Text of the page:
To give an idea of how urgent that latter project was, in over Comanches arrived in San Antonio to settle in for six days looting the town. By the s, for fear of Indian depredations, the "Anglo" settlers or Texians, as they came to be known, had still refused to settle east of the Colorado River.
In the Texians, along with many Tejanos, rebelled against Mexico City.
The distance between what was then Texas and New Mexico was almost inconceivably vast and extremely perilous to cross. Unsurprisingly, developments in 19th century Texas and New Mexico differed. Many retained close friendship and family ties to Comanches. This was when and where the "comanchero" commerce began to develop, and the "ciboleros," New Mexican bison hunters, emerged on the plains.
By the s, as Comanche raiding in Mexico stepped up, "New Mexicans had resigned themselves to purchasing peace from the Comanches, even if it meant inflicting death and suffering for the rest of northern Mexico. Having pushed the Apaches out of the southern Plains, in the s, using Texas as a byway, Comanches now pushed the Apaches west and south out of some of the richest raiding zones of northern Mexico. The door had been left open, so to speak, for in the wake of two decades of war for its independence from Spain, then the bloody contests among monarchists, federalists, and republicans, Mexico did not have the material nor political resources to protect its northern frontier.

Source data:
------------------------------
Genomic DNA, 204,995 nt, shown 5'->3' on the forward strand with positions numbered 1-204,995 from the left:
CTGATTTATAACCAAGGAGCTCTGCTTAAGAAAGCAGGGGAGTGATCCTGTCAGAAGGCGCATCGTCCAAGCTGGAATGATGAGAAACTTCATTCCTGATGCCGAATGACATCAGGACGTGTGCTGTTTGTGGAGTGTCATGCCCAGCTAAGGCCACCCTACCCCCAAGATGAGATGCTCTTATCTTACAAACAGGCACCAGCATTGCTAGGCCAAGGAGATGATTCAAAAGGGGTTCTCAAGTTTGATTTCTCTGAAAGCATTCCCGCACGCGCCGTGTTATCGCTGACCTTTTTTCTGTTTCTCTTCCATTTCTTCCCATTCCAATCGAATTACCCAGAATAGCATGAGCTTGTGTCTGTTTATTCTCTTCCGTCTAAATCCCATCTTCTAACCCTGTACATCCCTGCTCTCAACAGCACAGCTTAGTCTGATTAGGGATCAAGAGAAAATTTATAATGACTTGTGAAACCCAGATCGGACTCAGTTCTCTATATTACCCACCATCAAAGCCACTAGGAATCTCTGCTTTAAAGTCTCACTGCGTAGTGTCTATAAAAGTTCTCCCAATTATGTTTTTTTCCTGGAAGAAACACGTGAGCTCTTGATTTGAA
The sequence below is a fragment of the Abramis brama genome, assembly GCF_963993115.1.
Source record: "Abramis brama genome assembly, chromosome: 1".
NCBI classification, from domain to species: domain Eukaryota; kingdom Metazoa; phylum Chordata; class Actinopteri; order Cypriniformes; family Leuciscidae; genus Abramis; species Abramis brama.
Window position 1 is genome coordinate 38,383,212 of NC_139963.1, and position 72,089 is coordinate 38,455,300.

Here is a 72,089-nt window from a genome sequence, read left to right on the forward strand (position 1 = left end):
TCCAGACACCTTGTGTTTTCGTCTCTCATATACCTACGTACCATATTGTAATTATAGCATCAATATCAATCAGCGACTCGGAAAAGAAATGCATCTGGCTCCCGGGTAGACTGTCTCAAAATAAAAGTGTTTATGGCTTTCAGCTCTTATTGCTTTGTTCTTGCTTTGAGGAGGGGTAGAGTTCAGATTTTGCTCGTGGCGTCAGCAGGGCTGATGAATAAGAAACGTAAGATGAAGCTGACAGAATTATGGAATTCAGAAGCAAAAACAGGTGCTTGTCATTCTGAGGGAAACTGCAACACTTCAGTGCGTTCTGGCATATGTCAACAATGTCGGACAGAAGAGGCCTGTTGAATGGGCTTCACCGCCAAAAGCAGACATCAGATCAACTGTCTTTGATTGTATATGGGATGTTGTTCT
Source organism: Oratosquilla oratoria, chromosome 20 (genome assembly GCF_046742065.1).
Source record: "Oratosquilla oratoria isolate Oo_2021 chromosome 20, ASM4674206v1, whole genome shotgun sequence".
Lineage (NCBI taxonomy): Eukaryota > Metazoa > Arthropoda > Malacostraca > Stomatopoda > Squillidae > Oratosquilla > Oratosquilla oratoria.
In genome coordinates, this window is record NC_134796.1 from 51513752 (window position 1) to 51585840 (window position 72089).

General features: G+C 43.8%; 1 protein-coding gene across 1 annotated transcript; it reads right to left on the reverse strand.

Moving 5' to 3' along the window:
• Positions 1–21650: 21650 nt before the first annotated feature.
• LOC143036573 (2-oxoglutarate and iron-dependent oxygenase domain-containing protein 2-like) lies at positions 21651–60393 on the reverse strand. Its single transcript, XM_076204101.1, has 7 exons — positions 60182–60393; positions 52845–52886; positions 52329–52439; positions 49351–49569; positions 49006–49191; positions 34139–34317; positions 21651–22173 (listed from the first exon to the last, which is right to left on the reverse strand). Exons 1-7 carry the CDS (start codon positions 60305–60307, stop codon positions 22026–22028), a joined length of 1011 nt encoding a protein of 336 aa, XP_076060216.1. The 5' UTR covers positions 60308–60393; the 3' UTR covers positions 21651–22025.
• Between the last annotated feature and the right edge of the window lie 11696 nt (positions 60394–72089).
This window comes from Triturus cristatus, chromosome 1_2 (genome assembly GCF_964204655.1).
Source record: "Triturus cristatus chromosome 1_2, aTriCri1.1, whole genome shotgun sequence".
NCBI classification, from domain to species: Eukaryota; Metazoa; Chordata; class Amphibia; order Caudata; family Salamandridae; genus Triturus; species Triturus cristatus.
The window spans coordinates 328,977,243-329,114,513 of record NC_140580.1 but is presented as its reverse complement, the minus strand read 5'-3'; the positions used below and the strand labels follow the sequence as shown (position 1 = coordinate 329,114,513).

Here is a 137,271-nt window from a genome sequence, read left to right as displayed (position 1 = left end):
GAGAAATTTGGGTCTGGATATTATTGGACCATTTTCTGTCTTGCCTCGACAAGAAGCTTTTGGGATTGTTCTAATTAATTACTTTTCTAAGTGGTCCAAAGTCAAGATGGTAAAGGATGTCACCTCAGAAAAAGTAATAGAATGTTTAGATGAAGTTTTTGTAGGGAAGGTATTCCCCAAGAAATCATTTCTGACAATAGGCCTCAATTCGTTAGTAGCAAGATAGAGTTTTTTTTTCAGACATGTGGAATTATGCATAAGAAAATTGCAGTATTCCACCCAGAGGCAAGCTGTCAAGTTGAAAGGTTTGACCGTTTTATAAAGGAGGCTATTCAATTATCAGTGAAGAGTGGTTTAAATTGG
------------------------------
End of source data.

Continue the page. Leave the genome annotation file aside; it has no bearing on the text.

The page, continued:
Texas had been scoured of easy-pickings, and impoverished New Mexico was now locked into a tribute relationship. Demand for horses had three wellsprings. First, northern Plains Indians such as the Arapahoe, Assiniboine, Blackfoot, Cheyenne, Crow, Pawnee, and Sioux, among others, needed horses for hunting, and to replenish the stock that could not survive or reproduce in the harsh winters north of the Arkansas River.
Thirdly, demand came from pioneers, those heading from all points east into the fringes of the Plains and overland to California, Oregon, and Colorado. If a dollar was to be made, there were traders, such as the Bent Brothers and Holland Coffee, who would eagerly deal in horses stolen from Mexico. Texas officials even supplied Comanches with provisions, the better to speed them through on their way to and from Mexico.
From the s Comanche raiding in Mexico became an annual late-summer migration, "a veritable industry"; "carefully planned and organized"; and "extraordinarily profitable.
Generations later, Mexicans have not forgotten the terror of the Comanches' "avalanche-like expansion. They drove off entire horse and mule herds; captured women and children; and butchered cattle, pigs, sheep, and goats for food.
To suppress resistance, they killed Mexican men, burned houses, destroyed food storages, and slaughtered animals they could not take and did not need. By the end of the s, the U. Army marched down through northern Mexico, encountering surprisingly little resistance, and in some cases, assistance, and occupied Mexico City itself. If somewhat lumpily placed in the middle of the book, "Children of the Sun" is a fascinating and illuminating chapter.